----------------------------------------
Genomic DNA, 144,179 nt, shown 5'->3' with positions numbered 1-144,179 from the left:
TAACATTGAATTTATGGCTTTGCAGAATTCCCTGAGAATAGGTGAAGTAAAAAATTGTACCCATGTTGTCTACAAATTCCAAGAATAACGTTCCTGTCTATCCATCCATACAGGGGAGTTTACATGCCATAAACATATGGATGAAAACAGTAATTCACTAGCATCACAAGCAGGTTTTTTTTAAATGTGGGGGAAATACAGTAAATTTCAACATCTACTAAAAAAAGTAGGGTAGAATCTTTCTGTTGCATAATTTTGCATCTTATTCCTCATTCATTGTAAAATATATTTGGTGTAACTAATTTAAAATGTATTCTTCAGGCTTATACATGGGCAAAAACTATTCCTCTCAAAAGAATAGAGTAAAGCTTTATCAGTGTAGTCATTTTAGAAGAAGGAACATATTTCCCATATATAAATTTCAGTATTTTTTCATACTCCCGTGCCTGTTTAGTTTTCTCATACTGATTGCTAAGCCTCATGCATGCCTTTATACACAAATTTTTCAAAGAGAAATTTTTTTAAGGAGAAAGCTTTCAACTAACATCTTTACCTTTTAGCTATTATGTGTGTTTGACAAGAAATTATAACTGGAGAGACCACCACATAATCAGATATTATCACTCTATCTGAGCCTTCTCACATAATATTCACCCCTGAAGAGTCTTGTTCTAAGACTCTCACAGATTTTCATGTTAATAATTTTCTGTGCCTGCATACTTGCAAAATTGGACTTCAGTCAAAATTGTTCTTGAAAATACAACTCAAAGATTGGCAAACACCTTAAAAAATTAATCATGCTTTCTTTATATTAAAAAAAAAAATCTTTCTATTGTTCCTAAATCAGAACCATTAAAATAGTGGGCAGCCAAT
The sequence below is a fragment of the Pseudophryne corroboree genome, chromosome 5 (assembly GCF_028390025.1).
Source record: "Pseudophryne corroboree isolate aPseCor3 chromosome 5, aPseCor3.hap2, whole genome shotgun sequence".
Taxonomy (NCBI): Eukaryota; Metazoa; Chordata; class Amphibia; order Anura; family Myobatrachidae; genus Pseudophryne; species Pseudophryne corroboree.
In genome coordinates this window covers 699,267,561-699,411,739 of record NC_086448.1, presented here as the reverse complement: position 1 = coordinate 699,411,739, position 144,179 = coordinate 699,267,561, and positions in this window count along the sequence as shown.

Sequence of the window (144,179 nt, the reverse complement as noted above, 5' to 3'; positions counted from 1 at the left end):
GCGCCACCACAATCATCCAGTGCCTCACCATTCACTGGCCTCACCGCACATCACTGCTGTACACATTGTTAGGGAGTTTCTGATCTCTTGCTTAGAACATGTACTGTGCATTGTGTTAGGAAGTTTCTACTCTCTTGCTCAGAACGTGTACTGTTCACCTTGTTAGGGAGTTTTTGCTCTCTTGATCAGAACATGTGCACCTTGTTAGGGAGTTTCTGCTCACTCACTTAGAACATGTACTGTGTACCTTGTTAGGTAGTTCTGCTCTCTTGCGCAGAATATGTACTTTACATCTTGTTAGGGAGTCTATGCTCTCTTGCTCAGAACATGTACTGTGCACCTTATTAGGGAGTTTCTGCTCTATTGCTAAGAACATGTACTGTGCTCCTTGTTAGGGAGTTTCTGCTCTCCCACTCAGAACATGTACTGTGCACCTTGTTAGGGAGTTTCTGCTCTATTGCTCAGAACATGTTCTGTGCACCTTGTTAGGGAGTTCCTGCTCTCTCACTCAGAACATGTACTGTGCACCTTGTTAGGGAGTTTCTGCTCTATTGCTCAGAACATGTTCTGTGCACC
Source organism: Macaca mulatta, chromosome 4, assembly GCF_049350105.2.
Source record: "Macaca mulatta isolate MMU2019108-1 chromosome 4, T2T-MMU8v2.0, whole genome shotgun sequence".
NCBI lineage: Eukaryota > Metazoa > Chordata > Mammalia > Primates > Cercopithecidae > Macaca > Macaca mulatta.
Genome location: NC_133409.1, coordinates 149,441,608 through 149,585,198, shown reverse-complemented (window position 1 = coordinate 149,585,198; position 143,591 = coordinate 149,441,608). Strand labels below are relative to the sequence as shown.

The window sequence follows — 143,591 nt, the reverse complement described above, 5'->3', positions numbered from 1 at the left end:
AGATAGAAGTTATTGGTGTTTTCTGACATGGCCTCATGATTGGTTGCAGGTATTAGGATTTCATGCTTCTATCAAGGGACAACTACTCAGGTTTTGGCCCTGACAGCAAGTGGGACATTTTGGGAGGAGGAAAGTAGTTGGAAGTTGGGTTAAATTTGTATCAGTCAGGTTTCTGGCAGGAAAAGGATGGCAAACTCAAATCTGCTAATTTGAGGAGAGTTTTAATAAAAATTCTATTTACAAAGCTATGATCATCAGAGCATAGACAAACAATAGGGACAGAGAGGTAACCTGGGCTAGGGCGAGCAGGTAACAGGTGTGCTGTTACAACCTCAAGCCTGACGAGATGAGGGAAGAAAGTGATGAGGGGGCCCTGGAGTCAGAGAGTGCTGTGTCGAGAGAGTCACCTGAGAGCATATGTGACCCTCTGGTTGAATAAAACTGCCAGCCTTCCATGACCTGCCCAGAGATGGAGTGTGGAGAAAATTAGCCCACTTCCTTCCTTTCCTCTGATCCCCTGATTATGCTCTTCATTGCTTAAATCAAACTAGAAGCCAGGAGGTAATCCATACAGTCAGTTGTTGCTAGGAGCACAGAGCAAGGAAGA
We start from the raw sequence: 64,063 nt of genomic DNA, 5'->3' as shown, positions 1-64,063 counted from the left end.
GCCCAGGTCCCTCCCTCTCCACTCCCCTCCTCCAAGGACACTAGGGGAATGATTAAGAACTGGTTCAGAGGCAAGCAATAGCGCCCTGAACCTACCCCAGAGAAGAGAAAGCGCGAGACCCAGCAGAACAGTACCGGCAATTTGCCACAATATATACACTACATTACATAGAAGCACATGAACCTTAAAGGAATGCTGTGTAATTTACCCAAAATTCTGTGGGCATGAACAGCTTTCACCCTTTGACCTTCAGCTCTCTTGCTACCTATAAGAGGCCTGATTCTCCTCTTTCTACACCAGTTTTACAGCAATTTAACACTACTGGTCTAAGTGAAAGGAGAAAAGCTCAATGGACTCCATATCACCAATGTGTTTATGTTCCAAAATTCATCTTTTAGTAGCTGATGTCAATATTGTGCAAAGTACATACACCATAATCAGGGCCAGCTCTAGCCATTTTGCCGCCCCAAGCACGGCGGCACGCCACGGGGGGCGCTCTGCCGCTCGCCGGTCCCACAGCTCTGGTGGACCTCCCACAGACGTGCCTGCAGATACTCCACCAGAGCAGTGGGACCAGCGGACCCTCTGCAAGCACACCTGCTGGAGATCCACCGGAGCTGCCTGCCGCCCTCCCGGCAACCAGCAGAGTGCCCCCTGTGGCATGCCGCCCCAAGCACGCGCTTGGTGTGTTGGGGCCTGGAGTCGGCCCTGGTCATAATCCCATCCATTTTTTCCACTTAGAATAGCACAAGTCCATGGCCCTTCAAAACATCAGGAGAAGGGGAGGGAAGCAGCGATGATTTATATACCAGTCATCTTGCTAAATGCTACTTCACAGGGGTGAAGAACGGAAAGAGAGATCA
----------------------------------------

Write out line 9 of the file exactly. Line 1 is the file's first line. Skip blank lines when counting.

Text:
Source organism: Macaca mulatta, chromosome 4, assembly GCF_049350105.2.